This Bill raises significant constitutional issues.
The second Bill is the Finance Bill.
Other than amending tax rates, it allowed the process of appointment, removal and service conditions of members of appellate tribunals to be determined by rules.
That is, the terms of engagement of quasi-judicial bodies will be determined by the Central government by notification instead of being specified in the Act.
This provision may contravene several judgments that lay out the independence of the judiciary as a basic feature of the Constitution.
Another provision of the Finance Bill permits income tax officers to refuse to disclose to any court or tribunal the information that formed the basis for a raid; this may contravene the principle of judicial review of executive action.
The third Bill is the Enemy Property Bill which vests the rights over enemy property with the Central government.
This amendment has been made with retrospective effect (going back four decades), and will affect all property that may have been sold (and resold) since then.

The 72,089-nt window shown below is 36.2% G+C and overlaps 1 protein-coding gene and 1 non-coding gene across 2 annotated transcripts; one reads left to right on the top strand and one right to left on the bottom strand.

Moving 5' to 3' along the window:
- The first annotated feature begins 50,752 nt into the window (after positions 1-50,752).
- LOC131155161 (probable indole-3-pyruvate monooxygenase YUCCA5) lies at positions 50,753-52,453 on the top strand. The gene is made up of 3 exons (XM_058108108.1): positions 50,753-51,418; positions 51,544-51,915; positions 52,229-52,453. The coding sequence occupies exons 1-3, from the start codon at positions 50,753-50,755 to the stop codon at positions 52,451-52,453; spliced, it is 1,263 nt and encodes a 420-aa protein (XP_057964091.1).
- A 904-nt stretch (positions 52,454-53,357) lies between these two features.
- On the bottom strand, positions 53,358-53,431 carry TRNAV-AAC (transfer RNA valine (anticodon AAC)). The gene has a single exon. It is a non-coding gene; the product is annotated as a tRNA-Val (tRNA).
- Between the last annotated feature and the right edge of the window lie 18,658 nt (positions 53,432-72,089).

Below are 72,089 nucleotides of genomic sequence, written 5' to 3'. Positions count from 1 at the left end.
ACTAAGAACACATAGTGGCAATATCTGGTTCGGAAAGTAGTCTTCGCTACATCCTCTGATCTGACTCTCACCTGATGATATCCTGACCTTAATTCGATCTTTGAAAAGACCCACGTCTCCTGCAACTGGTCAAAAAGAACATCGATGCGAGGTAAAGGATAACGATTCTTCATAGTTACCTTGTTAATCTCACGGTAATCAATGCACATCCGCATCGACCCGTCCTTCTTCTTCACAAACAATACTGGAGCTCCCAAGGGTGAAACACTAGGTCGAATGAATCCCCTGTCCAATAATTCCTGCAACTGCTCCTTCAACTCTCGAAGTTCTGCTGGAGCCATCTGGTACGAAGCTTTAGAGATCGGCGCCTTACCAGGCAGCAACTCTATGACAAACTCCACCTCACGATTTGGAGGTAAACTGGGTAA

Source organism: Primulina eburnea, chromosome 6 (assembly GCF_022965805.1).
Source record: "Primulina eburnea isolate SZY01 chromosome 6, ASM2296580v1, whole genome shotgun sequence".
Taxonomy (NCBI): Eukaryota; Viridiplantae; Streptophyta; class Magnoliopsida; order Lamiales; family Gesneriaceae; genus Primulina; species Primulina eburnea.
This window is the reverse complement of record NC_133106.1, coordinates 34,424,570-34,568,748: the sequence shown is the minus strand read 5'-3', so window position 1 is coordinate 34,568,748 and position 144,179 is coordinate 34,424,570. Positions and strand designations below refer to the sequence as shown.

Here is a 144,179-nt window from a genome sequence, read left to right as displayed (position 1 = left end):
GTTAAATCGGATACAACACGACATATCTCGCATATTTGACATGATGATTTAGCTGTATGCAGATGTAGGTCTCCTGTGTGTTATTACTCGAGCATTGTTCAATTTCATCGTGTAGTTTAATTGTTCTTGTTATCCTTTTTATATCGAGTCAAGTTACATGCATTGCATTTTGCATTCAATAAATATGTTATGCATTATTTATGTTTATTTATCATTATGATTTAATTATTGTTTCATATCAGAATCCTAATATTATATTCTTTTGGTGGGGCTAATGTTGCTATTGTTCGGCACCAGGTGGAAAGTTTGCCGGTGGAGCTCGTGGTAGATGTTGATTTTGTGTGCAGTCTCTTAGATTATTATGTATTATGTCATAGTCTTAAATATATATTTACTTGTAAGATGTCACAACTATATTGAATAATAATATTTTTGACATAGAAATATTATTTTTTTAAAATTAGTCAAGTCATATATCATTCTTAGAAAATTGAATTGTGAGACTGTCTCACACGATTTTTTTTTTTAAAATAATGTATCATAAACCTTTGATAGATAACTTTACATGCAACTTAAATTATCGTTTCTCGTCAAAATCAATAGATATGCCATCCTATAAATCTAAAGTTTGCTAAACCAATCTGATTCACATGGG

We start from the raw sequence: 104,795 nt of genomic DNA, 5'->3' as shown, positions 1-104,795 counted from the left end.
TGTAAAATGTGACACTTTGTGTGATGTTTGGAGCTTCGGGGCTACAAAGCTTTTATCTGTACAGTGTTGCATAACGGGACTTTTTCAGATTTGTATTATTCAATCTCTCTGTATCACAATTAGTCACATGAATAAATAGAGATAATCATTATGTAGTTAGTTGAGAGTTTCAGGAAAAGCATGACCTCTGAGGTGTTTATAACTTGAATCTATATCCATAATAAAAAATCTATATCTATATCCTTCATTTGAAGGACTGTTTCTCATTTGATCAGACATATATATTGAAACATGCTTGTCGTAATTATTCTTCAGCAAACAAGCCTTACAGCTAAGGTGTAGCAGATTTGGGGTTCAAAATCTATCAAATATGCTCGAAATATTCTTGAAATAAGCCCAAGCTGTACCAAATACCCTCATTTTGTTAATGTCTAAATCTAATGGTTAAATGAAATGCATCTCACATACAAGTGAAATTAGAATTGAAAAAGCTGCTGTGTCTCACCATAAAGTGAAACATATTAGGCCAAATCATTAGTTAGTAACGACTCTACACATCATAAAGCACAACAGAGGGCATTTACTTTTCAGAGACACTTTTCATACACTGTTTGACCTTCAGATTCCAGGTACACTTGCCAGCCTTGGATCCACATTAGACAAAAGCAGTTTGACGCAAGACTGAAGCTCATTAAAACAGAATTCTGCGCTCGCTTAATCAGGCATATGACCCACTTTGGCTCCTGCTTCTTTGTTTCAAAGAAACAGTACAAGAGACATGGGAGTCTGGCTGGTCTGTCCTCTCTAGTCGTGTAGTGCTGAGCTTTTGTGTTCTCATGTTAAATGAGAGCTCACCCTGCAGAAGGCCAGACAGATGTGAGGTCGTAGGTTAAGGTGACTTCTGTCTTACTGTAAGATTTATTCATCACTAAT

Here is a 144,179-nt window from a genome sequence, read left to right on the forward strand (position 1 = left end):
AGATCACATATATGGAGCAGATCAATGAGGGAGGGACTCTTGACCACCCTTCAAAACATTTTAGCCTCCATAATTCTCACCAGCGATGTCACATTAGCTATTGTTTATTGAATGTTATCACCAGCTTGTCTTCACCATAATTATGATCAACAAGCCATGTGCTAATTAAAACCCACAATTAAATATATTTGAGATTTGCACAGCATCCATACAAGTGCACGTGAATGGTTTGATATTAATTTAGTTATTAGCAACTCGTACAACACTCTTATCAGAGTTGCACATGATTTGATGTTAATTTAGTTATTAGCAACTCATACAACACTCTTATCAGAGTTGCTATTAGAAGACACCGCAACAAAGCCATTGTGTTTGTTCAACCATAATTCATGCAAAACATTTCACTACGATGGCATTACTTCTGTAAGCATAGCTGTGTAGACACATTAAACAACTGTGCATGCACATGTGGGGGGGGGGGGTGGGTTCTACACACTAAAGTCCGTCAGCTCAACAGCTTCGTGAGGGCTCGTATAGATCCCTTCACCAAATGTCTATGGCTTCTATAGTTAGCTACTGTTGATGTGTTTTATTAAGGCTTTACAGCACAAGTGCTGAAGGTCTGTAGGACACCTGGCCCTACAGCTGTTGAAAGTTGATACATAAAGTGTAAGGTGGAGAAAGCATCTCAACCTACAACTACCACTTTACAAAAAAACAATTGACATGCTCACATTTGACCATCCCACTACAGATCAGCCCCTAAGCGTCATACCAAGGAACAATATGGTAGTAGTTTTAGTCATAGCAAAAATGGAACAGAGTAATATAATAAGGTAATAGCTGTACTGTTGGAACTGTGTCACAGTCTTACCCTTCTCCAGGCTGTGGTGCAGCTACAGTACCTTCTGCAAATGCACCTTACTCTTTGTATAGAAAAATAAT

The Bill also bars any court from hearing cases related to enemy property. These provisions may not adhere to principles of due process and judicial review.
In a parliamentary democracy where the emphasis is on representativeness than stability it is important to stress on detailed scrutiny by Parliament. Perhaps, it may be advisable to move to a system like that of the British Parliament where every Bill goes through the committee stage in each House. That may take more time to pass a Bill but will ensure that there is adequate deliberation by parliamentarians before they pass a Bill.
Connecting the dots:
Critically analyse the importance of the due deliberation and scrutiny of legislation in a parliamentary democracy.